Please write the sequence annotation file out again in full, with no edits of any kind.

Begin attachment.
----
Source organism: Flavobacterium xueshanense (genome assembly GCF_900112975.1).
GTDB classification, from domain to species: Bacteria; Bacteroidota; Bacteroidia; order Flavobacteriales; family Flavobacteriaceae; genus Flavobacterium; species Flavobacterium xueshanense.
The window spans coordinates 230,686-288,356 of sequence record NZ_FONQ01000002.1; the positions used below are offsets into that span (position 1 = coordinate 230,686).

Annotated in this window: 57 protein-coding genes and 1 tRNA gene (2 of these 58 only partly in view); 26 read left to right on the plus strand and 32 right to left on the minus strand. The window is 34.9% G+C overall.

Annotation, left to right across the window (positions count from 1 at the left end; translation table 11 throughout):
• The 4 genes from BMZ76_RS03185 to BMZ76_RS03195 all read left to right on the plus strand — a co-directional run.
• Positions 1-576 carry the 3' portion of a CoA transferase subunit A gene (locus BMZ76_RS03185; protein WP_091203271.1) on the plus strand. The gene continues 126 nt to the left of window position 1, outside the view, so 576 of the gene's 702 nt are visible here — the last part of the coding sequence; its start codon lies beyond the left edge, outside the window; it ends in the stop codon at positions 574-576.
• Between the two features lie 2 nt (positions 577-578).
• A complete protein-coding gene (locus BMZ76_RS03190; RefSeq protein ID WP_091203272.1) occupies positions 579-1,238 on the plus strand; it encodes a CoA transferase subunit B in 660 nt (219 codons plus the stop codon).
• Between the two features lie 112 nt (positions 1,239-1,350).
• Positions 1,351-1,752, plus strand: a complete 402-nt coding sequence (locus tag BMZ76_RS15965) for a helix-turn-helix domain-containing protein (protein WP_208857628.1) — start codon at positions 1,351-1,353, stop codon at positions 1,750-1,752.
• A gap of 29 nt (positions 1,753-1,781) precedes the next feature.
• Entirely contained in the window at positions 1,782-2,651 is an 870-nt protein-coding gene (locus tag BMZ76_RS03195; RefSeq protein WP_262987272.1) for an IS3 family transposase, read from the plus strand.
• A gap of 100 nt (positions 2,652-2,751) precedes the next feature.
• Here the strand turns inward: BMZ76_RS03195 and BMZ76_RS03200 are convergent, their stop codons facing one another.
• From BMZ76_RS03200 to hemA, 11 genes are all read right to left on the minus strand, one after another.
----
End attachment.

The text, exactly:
Source organism: Flavobacterium xueshanense (genome assembly GCF_900112975.1).
GTDB classification, from domain to species: Bacteria; Bacteroidota; Bacteroidia; order Flavobacteriales; family Flavobacteriaceae; genus Flavobacterium; species Flavobacterium xueshanense.
The window spans coordinates 230,686-288,356 of sequence record NZ_FONQ01000002.1; the positions used below are offsets into that span (position 1 = coordinate 230,686).

Annotated in this window: 57 protein-coding genes and 1 tRNA gene (2 of these 58 only partly in view); 26 read left to right on the plus strand and 32 right to left on the minus strand. The window is 34.9% G+C overall.

Annotation, left to right across the window (positions count from 1 at the left end; translation table 11 throughout):
• The 4 genes from BMZ76_RS03185 to BMZ76_RS03195 all read left to right on the plus strand — a co-directional run.
• Positions 1-576 carry the 3' portion of a CoA transferase subunit A gene (locus BMZ76_RS03185; protein WP_091203271.1) on the plus strand. The gene continues 126 nt to the left of window position 1, outside the view, so 576 of the gene's 702 nt are visible here — the last part of the coding sequence; its start codon lies beyond the left edge, outside the window; it ends in the stop codon at positions 574-576.
• Between the two features lie 2 nt (positions 577-578).
• A complete protein-coding gene (locus BMZ76_RS03190; RefSeq protein ID WP_091203272.1) occupies positions 579-1,238 on the plus strand; it encodes a CoA transferase subunit B in 660 nt (219 codons plus the stop codon).
• Between the two features lie 112 nt (positions 1,239-1,350).
• Positions 1,351-1,752, plus strand: a complete 402-nt coding sequence (locus tag BMZ76_RS15965) for a helix-turn-helix domain-containing protein (protein WP_208857628.1) — start codon at positions 1,351-1,353, stop codon at positions 1,750-1,752.
• A gap of 29 nt (positions 1,753-1,781) precedes the next feature.
• Entirely contained in the window at positions 1,782-2,651 is an 870-nt protein-coding gene (locus tag BMZ76_RS03195; RefSeq protein WP_262987272.1) for an IS3 family transposase, read from the plus strand.
• A gap of 100 nt (positions 2,652-2,751) precedes the next feature.
• Here the strand turns inward: BMZ76_RS03195 and BMZ76_RS03200 are convergent, their stop codons facing one another.
• From BMZ76_RS03200 to hemA, 11 genes are all read right to left on the minus strand, one after another.